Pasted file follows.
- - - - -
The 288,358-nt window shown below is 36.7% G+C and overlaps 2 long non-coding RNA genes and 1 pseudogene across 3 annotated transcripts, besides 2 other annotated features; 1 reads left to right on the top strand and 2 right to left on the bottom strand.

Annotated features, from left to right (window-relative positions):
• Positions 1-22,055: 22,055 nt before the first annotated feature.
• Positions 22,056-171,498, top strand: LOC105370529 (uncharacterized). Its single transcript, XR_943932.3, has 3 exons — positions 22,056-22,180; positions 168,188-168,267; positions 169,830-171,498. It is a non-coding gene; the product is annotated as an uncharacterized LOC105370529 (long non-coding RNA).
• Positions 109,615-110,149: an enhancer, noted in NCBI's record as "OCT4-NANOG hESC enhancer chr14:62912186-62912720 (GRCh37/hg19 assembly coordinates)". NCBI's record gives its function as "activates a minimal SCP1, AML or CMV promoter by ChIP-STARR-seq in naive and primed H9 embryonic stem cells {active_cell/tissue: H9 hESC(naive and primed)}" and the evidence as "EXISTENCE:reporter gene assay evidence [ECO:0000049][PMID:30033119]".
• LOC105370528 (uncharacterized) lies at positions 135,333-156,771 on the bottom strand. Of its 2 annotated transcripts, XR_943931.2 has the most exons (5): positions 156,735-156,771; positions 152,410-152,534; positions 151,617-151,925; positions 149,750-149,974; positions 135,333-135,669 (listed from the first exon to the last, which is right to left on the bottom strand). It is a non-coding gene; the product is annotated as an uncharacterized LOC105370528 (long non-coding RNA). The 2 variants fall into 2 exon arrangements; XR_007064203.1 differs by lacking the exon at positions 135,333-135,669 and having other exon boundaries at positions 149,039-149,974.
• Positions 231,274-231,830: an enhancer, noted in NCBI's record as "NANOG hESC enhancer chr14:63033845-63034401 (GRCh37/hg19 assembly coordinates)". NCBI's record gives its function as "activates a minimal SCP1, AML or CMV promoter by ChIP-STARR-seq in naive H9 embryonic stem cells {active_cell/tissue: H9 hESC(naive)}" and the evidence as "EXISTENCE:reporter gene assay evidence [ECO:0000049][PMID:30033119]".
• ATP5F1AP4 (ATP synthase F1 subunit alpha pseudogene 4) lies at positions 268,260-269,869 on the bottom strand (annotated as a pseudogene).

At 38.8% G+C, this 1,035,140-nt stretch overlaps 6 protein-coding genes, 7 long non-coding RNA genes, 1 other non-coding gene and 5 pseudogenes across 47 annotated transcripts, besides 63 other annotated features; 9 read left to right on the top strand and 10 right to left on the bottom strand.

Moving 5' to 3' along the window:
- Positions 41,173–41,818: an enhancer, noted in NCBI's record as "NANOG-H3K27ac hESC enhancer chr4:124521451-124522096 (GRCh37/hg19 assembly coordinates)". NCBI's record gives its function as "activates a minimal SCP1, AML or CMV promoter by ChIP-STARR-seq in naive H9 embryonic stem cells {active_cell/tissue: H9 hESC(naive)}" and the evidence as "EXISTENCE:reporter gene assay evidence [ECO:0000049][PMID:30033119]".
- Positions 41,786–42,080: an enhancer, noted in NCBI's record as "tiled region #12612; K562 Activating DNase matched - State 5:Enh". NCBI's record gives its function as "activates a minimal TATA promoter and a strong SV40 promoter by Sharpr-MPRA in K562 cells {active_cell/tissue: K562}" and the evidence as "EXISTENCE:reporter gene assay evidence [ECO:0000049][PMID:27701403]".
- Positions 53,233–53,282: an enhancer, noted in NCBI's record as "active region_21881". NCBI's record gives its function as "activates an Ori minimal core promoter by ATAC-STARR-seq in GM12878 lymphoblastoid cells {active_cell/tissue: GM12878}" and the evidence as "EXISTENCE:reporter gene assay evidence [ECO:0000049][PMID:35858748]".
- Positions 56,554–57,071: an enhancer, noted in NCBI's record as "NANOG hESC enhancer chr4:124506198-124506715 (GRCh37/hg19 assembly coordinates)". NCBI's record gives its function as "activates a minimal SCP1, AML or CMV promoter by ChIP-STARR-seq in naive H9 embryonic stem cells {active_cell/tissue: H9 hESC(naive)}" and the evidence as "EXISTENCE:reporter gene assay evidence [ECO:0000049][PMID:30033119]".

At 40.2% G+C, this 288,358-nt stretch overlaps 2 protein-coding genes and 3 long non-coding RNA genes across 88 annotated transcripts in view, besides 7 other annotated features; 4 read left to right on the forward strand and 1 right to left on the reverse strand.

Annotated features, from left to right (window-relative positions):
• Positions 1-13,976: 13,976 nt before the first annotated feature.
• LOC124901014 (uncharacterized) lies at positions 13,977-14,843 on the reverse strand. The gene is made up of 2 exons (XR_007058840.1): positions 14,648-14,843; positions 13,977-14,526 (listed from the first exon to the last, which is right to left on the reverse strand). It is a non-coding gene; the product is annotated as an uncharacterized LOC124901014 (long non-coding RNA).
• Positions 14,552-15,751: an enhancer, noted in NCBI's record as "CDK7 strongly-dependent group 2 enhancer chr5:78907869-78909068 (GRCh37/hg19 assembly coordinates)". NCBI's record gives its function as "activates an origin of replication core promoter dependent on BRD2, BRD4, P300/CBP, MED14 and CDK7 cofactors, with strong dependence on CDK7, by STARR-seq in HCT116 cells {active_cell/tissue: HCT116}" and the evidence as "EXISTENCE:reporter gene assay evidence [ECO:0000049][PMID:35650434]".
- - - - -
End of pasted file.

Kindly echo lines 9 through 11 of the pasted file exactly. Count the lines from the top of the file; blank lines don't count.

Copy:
At 38.8% G+C, this 1,035,140-nt stretch overlaps 6 protein-coding genes, 7 long non-coding RNA genes, 1 other non-coding gene and 5 pseudogenes across 47 annotated transcripts, besides 63 other annotated features; 9 read left to right on the top strand and 10 right to left on the bottom strand.

Moving 5' to 3' along the window:
- Positions 41,173–41,818: an enhancer, noted in NCBI's record as "NANOG-H3K27ac hESC enhancer chr4:124521451-124522096 (GRCh37/hg19 assembly coordinates)". NCBI's record gives its function as "activates a minimal SCP1, AML or CMV promoter by ChIP-STARR-seq in naive H9 embryonic stem cells {active_cell/tissue: H9 hESC(naive)}" and the evidence as "EXISTENCE:reporter gene assay evidence [ECO:0000049][PMID:30033119]".